AbstractThe thesis aims to examine simulation exercises comparatively in Korea and the UK, and provide practical suggestions for the future of Korean simulation exercises, based on lessons from the UK experiences and practices, regarding effective planning and execution of simulation exercises. To achieve this aim, two research questions were formulated. Firstly, ‘How are simulation exercises in Korea and the UK organised and conducted, and how can this knowledge be used to respond to crises or disasters more effectively?’. Secondly, ‘Why are new methodological changes to organise and conduct simulation exercises needed in Korea?’. In order to practically assess whether or not simulation exercises in Korea are sufficient in dealing with the nature and characteristics of a large-scale disaster, this thesis carries out an in-depth investigation of two real-life underground fires: the King’s Cross Underground Fire in the UK and the Daegu Subway Fire in Korea. Simulation exercises are influenced by the social,
political, and cultural contexts of emergency management arrangements, and hence, the study also conducts a comparative study of emergency management frameworks in Korea and the UK.
The current practices of simulation exercises in Korea can be categorised into the four main themes: ‘Top-level Commitment and Support’, ‘Repeating Training through Rehearsals’, ‘The Politics of Box Seats, Ill-structured Scenario-Scripts and a Lack of Adaptation’, and ‘The Politics of Podium and Speech-based Debriefs’. However, critical analysis of the empirical data in the study reveals that a complex and highly-coupled ‘socio-technical’ crisis does not respect such a conventional training and exercising methodology of Korean simulation exercises, and that a degree of ‘adaptation’ is indispensable to effective crisis response. Thus, it is proposed in the study that Korean simulation exercises need to allow adaptation and diversion to take place, encouraging communication and discussion between exercise players. Furthermore, ensuing afteraction reviews in Korea should be transformed into a discussion-based debriefing style to maximise learning effectiveness. Finally, it is suggested that emergency management arrangements in Korea should also evolve into a more flexible, decentralised, bottom-up model in terms of effective response to ‘socio-technical’ crises or disasters along with changes in simulation exercises and subsequent after-action reviews.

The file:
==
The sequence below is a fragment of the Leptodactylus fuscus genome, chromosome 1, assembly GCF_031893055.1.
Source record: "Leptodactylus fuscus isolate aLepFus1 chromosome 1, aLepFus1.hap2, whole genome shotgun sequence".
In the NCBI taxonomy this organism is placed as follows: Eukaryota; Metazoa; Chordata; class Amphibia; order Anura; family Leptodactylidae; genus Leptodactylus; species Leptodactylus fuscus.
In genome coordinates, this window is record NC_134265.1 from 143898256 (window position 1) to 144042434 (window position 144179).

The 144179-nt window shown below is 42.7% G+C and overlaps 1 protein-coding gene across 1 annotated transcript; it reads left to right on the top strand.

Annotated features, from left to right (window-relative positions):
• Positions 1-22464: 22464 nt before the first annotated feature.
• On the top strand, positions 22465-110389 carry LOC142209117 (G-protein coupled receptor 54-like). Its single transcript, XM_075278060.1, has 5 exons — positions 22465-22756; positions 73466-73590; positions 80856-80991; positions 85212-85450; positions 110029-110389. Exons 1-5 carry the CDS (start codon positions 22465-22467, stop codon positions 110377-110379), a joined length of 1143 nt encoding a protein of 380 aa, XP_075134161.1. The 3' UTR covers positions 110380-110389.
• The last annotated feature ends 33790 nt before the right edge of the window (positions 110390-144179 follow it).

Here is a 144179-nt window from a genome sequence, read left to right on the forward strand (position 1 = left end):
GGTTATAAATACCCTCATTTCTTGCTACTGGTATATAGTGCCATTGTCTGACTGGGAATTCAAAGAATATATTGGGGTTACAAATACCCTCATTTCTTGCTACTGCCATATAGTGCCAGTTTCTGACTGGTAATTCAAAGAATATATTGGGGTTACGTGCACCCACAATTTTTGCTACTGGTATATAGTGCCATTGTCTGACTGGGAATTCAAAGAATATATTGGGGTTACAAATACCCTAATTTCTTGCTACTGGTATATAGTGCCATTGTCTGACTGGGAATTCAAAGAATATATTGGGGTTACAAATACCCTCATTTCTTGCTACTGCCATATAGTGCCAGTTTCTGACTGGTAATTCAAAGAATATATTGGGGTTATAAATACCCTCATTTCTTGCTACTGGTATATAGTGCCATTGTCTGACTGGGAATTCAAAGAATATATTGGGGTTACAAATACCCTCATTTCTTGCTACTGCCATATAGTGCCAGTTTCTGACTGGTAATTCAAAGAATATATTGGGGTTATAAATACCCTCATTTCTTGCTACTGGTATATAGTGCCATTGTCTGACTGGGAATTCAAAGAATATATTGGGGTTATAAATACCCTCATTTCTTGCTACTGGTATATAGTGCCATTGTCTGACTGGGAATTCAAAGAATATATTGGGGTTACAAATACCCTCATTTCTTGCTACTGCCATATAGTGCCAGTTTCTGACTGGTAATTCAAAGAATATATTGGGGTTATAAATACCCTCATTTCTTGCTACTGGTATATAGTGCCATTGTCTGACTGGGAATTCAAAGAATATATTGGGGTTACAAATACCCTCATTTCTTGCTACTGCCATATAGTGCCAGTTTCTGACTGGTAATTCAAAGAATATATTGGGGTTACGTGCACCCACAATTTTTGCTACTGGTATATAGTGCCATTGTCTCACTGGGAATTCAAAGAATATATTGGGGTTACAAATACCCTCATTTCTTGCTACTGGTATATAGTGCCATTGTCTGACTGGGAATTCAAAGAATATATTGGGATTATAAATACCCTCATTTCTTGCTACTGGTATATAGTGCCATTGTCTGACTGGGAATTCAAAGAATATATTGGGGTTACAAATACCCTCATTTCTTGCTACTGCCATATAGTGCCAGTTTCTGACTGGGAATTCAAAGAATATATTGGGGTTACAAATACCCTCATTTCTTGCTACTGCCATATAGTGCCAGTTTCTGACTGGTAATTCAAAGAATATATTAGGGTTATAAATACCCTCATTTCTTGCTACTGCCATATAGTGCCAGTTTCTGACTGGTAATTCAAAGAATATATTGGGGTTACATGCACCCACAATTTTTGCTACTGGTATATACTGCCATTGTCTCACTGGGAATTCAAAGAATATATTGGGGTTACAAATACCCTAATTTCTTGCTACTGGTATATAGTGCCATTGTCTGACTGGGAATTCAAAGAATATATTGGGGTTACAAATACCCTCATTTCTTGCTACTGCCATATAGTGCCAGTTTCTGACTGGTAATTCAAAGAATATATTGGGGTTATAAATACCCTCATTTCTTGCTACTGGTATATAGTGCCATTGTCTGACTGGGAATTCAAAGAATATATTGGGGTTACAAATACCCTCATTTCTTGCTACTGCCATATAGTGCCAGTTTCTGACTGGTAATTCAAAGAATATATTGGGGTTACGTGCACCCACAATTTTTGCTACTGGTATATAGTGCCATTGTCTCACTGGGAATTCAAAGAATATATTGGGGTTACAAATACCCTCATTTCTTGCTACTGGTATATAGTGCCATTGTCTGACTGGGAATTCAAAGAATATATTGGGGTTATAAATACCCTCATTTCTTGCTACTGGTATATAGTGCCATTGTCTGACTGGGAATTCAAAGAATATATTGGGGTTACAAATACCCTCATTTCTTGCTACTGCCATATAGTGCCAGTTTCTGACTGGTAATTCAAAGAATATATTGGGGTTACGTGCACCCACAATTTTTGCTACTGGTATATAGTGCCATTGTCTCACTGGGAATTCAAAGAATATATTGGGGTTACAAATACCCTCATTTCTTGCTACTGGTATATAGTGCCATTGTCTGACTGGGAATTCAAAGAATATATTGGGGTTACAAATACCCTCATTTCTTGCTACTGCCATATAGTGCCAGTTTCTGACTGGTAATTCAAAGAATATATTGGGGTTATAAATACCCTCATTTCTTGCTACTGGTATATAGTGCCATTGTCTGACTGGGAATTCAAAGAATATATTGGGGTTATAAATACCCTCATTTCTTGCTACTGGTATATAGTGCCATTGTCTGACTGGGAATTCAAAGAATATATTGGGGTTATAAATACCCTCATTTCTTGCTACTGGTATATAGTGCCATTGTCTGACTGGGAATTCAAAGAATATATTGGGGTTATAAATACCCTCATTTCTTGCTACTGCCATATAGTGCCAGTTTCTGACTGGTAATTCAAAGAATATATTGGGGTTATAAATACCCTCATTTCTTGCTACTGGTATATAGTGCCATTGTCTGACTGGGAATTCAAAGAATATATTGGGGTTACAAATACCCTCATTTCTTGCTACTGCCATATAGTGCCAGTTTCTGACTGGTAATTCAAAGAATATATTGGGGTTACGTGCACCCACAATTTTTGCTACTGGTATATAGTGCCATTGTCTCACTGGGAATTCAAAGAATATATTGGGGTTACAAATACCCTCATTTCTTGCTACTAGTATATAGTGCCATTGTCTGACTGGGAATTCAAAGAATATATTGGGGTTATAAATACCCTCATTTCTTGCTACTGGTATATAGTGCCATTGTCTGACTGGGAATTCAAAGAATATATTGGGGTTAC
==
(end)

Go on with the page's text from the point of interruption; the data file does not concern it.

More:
|Date of Award||May 2011|
|Supervisor||Edward Peter Borodzicz (Supervisor) & Christine Welch (Supervisor)|